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Systematic review in South Africa reveals antibiotic resistance genes shared between clinical and environmental settings

Authors Ekwanzala MD, Dewar JB, Kamika I, Momba MNB

Received 10 April 2018

Accepted for publication 17 June 2018

Published 17 October 2018 Volume 2018:11 Pages 1907—1920


Checked for plagiarism Yes

Review by Single-blind

Peer reviewer comments 2

Editor who approved publication: Dr Eric Nulens

Mutshiene Deogratias Ekwanzala,1 John Barr Dewar,2 Ilunga Kamika,3 Maggy Ndombo Benteke Momba1

1Department of Environmental, Water and Earth Sciences, Tshwane University of Technology, Pretoria, South Africa; 2Department of Life and Consumer Sciences, University of South Africa, Johannesburg, South Africa; 3Department of Environmental Sciences, University of South Africa, Johannesburg, South Africa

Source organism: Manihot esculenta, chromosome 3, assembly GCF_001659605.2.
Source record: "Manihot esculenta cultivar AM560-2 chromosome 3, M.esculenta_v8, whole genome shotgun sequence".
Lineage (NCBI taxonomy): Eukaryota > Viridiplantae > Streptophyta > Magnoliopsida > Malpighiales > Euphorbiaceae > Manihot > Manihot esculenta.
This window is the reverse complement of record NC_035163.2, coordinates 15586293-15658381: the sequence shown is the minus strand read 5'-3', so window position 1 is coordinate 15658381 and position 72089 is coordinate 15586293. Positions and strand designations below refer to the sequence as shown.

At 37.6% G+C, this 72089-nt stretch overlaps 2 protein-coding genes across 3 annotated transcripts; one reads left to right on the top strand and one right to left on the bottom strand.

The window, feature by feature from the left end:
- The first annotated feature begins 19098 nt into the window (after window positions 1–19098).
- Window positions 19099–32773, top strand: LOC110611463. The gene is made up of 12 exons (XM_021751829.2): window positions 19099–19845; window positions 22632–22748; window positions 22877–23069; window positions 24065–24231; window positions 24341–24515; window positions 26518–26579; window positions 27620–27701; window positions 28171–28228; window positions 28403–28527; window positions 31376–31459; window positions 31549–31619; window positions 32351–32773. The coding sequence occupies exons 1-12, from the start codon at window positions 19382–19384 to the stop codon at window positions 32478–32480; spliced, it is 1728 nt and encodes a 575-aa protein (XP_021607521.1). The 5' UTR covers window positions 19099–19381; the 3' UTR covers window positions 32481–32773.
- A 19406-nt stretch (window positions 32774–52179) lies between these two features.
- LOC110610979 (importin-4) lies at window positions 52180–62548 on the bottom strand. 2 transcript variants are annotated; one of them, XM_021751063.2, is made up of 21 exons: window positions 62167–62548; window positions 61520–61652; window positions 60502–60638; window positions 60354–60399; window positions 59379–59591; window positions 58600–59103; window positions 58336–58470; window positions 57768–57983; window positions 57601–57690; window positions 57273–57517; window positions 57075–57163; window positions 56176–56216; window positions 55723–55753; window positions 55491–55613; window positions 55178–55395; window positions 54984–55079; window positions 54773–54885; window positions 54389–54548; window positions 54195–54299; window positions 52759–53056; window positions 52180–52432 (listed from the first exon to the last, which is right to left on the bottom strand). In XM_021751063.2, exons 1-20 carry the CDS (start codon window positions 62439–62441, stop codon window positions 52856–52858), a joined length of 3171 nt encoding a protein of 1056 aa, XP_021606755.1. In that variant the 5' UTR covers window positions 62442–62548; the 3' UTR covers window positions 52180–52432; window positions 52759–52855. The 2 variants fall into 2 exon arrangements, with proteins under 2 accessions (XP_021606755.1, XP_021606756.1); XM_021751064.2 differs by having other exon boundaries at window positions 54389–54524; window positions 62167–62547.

Abstract: A systematic review was conducted to determine the distribution and prevalence of antibiotic-resistant bacteria (ARB), antimicrobial-resistant genes (ARGs), and antimicrobial-resistant gene determinants (ARGDs) in clinical, environmental, and farm settings and to identify key knowledge gaps in a bid to contain their spread. Fifty-three articles were included. The prevalence of a wide range of antimicrobial-resistant bacteria and their genes was reviewed. Based on the studies reviewed in this systematic review, mutation was found to be the main genetic element investigated. All settings shared 39 ARGs and ARGDs. Despite the fact that ARGs found in clinical settings are present in the environment, in reviewed articles only 12 were found to be shared between environmental and clinical settings; the inclusion of farm settings with these two settings increased this figure to 32. Data extracted from this review revealed farm settings to be one of the main contributors of antibiotic resistance in healthcare settings. ARB, ARGs, and ARGDs were found to be ubiquitous in all settings examined.

Keywords: systematic review, ARB, clinical ARGs, environmental ARGs, ARGDs, South Africa

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